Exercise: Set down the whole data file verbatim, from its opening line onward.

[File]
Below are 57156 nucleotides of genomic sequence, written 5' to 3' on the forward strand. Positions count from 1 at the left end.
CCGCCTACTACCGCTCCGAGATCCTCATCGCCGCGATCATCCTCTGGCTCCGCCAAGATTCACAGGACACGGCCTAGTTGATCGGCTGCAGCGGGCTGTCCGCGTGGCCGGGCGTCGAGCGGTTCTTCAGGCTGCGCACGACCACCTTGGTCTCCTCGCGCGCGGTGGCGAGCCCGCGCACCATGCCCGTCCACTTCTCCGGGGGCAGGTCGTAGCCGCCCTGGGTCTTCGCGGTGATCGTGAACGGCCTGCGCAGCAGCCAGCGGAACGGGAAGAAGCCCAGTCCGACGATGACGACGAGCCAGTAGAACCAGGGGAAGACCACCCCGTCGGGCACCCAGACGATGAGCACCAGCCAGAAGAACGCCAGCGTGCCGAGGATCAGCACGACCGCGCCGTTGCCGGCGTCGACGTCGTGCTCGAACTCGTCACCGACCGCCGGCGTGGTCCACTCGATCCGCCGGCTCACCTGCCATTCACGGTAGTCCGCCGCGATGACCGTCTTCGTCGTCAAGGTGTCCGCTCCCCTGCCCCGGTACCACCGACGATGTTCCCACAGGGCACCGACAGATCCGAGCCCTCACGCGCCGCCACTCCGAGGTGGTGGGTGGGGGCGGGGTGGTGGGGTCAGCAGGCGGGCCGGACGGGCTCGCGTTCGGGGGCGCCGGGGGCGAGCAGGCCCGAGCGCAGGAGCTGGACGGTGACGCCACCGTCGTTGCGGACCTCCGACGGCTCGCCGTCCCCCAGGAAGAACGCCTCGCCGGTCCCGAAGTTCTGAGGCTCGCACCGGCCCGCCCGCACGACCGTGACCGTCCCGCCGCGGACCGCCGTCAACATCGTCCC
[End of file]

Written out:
Below are 57156 nucleotides of genomic sequence, written 5' to 3' on the forward strand. Positions count from 1 at the left end.
CCGCCTACTACCGCTCCGAGATCCTCATCGCCGCGATCATCCTCTGGCTCCGCCAAGATTCACAGGACACGGCCTAGTTGATCGGCTGCAGCGGGCTGTCCGCGTGGCCGGGCGTCGAGCGGTTCTTCAGGCTGCGCACGACCACCTTGGTCTCCTCGCGCGCGGTGGCGAGCCCGCGCACCATGCCCGTCCACTTCTCCGGGGGCAGGTCGTAGCCGCCCTGGGTCTTCGCGGTGATCGTGAACGGCCTGCGCAGCAGCCAGCGGAACGGGAAGAAGCCCAGTCCGACGATGACGACGAGCCAGTAGAACCAGGGGAAGACCACCCCGTCGGGCACCCAGACGATGAGCACCAGCCAGAAGAACGCCAGCGTGCCGAGGATCAGCACGACCGCGCCGTTGCCGGCGTCGACGTCGTGCTCGAACTCGTCACCGACCGCCGGCGTGGTCCACTCGATCCGCCGGCTCACCTGCCATTCACGGTAGTCCGCCGCGATGACCGTCTTCGTCGTCAAGGTGTCCGCTCCCCTGCCCCGGTACCACCGACGATGTTCCCACAGGGCACCGACAGATCCGAGCCCTCACGCGCCGCCACTCCGAGGTGGTGGGTGGGGGCGGGGTGGTGGGGTCAGCAGGCGGGCCGGACGGGCTCGCGTTCGGGGGCGCCGGGGGCGAGCAGGCCCGAGCGCAGGAGCTGGACGGTGACGCCACCGTCGTTGCGGACCTCCGACGGCTCGCCGTCCCCCAGGAAGAACGCCTCGCCGGTCCCGAAGTTCTGAGGCTCGCACCGGCCCGCCCGCACGACCGTGACCGTCCCGCCGCGGACCGCCGTCAACATCGTCCC